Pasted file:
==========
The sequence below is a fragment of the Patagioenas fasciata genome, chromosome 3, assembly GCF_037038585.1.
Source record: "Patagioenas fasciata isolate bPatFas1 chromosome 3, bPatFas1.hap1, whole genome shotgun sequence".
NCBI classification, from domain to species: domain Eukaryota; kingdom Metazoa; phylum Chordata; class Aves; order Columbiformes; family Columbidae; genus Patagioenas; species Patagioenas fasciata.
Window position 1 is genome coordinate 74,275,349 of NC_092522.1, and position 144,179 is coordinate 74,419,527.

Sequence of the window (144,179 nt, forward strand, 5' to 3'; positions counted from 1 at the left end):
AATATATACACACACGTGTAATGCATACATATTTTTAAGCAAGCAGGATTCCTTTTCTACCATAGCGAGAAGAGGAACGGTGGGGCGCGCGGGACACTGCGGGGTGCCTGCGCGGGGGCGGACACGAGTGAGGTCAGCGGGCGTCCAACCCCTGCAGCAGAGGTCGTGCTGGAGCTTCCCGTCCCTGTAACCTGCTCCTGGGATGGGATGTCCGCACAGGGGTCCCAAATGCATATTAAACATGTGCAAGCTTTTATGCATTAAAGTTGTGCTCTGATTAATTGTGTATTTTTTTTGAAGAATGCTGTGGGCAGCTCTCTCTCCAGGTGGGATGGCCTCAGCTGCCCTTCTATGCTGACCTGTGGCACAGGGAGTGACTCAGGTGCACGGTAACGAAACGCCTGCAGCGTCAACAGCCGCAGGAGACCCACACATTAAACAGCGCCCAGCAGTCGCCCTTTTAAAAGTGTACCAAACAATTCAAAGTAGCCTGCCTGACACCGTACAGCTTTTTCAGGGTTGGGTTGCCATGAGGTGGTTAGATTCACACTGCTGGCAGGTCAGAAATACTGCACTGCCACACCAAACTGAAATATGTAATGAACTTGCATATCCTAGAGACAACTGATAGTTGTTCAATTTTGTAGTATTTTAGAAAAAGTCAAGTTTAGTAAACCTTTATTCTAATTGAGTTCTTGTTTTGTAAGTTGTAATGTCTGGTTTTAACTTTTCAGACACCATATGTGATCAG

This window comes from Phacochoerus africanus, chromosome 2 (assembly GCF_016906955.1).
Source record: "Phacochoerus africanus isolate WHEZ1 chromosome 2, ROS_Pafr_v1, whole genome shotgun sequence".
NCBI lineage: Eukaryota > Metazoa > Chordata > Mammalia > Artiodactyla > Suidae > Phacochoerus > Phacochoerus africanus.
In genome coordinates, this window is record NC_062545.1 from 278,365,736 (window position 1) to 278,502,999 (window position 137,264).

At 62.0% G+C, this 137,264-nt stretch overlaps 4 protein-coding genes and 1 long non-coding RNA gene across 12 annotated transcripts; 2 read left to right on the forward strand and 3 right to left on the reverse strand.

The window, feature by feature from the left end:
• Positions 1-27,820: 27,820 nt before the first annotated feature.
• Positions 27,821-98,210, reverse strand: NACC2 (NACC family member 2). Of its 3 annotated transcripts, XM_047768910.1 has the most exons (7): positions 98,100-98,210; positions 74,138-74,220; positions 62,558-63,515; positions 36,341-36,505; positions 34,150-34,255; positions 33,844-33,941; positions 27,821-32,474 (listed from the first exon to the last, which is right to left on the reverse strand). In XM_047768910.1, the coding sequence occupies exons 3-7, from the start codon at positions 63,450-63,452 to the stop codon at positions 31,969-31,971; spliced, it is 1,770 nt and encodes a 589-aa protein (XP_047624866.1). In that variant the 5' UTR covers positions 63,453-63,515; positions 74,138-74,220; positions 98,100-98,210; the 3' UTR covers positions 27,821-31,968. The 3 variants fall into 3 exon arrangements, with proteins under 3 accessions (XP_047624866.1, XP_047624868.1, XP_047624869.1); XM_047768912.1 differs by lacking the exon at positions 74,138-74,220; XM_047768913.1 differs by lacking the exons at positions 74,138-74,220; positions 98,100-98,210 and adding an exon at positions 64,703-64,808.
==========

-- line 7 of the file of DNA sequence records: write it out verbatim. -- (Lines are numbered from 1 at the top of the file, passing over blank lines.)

This window comes from Phacochoerus africanus, chromosome 2 (assembly GCF_016906955.1).